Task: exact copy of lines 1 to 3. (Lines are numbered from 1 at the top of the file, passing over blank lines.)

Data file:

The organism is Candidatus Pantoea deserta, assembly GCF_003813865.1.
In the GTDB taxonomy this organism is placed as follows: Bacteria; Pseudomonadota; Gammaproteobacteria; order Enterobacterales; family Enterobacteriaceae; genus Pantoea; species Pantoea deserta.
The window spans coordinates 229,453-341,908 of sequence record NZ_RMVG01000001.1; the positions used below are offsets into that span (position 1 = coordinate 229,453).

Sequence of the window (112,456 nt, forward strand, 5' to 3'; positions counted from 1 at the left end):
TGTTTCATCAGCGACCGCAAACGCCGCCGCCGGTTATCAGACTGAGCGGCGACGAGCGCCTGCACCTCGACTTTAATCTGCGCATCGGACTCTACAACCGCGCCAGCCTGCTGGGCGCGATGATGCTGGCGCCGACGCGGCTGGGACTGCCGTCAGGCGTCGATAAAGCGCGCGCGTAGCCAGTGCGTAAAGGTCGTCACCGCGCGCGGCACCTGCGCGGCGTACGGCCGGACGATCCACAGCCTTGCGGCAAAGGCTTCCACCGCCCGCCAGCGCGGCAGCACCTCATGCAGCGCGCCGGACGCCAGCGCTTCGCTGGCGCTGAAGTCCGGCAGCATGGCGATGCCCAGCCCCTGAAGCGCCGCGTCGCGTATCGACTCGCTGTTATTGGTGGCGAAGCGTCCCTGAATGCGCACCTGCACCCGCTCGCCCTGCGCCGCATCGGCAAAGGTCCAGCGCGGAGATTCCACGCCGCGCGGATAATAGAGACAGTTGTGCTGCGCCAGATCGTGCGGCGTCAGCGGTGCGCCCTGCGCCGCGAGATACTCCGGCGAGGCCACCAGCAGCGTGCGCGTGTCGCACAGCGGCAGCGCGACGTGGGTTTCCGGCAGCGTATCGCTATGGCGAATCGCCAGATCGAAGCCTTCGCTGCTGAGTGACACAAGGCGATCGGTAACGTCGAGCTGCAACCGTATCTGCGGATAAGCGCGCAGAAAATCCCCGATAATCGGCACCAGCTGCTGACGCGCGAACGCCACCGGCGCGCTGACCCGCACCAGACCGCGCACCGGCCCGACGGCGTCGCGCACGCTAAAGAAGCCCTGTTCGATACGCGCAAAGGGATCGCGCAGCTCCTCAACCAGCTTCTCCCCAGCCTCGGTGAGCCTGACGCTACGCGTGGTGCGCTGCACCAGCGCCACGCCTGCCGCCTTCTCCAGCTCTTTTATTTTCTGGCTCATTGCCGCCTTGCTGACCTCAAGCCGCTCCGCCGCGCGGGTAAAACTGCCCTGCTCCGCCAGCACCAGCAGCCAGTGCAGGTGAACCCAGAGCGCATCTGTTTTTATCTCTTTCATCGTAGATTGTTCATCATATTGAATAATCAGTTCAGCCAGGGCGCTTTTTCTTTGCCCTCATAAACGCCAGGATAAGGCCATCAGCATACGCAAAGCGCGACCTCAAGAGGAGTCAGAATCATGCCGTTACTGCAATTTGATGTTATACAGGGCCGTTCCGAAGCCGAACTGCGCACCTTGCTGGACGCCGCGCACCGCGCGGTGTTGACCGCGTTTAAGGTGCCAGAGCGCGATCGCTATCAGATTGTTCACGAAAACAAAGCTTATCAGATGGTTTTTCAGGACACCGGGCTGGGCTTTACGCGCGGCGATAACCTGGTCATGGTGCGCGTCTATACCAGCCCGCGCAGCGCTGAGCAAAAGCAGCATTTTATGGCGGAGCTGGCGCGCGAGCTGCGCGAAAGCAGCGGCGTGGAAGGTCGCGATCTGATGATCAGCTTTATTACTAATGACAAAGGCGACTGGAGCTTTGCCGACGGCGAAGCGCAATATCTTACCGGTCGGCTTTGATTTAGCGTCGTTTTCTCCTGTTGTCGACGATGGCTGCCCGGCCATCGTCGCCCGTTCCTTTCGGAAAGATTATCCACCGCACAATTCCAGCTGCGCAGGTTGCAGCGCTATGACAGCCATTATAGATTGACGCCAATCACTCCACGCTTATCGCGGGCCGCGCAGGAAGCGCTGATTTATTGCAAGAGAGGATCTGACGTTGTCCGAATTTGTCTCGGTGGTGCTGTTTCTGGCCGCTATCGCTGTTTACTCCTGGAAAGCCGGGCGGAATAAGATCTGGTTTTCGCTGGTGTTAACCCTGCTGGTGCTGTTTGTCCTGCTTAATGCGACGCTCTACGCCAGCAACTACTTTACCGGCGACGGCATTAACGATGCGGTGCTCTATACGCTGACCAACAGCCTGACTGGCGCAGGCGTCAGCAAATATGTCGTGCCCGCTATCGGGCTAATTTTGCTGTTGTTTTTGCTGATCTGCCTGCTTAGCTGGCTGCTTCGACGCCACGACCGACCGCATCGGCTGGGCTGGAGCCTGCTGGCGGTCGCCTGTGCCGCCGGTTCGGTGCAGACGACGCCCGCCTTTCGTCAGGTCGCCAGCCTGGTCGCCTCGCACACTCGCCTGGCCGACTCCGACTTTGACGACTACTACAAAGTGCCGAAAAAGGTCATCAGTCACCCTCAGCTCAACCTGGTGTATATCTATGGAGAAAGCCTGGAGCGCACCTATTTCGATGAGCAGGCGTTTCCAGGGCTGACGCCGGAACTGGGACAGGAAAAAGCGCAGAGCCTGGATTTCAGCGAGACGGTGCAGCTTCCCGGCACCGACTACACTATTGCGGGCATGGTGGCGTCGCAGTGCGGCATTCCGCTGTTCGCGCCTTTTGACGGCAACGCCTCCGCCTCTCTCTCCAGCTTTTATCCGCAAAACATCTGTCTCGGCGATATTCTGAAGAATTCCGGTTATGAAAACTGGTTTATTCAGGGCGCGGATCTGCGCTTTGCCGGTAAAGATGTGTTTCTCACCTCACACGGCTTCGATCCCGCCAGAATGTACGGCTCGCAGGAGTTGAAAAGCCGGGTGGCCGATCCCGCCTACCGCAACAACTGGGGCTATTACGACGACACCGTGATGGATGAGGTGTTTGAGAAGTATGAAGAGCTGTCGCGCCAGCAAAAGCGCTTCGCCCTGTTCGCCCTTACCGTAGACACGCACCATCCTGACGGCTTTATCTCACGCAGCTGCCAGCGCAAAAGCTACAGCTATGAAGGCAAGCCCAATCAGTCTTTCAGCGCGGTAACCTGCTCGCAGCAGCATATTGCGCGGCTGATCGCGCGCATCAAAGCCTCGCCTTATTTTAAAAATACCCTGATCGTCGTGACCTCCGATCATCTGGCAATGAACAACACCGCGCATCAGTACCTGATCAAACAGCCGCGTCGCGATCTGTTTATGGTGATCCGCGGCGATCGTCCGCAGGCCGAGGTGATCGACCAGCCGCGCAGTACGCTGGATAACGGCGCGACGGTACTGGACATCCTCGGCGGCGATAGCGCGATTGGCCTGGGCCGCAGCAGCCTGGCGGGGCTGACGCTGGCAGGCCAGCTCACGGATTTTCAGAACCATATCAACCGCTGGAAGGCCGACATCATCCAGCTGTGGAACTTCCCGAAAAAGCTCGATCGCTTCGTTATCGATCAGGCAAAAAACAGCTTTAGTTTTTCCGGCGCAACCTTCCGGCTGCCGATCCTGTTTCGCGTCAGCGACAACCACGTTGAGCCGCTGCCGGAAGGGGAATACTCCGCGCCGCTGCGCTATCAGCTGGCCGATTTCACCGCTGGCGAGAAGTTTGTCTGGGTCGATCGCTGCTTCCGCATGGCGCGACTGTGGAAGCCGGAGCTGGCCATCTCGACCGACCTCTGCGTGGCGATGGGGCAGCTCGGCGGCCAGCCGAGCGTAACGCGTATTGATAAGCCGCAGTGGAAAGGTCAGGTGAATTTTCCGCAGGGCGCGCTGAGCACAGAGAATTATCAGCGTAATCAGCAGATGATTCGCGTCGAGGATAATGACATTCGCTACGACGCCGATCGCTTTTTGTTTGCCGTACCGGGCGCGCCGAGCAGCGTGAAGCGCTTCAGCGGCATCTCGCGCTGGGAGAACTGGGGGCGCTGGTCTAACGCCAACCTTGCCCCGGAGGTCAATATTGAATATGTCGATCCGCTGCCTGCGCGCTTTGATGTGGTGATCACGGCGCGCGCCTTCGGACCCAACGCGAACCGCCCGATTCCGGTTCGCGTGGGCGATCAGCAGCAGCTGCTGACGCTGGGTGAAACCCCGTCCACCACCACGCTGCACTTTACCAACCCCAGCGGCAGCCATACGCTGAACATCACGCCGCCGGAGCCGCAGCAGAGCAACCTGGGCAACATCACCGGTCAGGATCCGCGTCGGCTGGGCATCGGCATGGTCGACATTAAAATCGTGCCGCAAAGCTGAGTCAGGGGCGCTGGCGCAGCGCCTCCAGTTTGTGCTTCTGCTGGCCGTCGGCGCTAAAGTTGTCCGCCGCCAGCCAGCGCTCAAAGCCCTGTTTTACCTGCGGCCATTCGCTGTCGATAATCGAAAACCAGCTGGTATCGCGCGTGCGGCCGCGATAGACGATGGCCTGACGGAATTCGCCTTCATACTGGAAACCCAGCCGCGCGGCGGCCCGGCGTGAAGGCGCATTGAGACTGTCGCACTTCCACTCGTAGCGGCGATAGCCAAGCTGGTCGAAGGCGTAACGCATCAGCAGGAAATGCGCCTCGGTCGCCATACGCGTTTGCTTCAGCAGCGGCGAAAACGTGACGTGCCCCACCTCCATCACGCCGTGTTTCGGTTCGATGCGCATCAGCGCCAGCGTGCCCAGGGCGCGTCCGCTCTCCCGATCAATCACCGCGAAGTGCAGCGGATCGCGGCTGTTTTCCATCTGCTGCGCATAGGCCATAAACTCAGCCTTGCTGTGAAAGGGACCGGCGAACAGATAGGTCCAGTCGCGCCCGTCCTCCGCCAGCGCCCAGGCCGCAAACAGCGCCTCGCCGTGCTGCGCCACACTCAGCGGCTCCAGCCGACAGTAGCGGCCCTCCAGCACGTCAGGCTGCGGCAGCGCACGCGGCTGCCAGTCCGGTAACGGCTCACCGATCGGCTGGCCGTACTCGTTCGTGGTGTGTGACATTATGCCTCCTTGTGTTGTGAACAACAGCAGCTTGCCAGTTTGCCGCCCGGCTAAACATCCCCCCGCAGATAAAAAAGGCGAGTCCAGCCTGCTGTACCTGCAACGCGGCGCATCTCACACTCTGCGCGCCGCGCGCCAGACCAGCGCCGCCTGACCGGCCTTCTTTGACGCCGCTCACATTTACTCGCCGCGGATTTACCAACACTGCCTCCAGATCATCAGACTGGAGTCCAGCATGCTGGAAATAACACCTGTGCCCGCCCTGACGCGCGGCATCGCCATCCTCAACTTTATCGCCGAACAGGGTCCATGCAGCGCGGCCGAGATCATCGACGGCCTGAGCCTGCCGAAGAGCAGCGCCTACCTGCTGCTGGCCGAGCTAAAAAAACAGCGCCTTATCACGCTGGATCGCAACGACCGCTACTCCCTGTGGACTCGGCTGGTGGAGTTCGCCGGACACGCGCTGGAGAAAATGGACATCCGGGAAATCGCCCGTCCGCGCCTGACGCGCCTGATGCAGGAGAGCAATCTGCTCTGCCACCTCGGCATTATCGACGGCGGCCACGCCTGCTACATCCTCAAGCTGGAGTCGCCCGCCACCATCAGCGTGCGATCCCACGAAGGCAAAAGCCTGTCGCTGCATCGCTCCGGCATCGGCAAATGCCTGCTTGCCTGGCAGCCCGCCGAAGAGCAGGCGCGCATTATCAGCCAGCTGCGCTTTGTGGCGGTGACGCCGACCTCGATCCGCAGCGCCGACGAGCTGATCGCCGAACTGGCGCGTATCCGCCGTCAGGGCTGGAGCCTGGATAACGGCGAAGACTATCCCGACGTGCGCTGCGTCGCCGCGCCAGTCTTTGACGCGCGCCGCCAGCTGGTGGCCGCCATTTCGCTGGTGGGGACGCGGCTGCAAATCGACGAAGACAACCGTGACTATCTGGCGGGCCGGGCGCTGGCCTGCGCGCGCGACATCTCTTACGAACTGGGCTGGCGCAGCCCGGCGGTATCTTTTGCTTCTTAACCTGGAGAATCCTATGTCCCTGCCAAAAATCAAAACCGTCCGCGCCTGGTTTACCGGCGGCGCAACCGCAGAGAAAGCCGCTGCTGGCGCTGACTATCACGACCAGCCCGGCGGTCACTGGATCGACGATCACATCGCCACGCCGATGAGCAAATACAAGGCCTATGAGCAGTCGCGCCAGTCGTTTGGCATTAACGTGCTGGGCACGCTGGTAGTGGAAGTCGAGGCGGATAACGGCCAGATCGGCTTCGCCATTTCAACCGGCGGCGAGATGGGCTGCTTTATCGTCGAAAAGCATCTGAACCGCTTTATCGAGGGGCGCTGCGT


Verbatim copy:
The organism is Candidatus Pantoea deserta, assembly GCF_003813865.1.
In the GTDB taxonomy this organism is placed as follows: Bacteria; Pseudomonadota; Gammaproteobacteria; order Enterobacterales; family Enterobacteriaceae; genus Pantoea; species Pantoea deserta.
The window spans coordinates 229,453-341,908 of sequence record NZ_RMVG01000001.1; the positions used below are offsets into that span (position 1 = coordinate 229,453).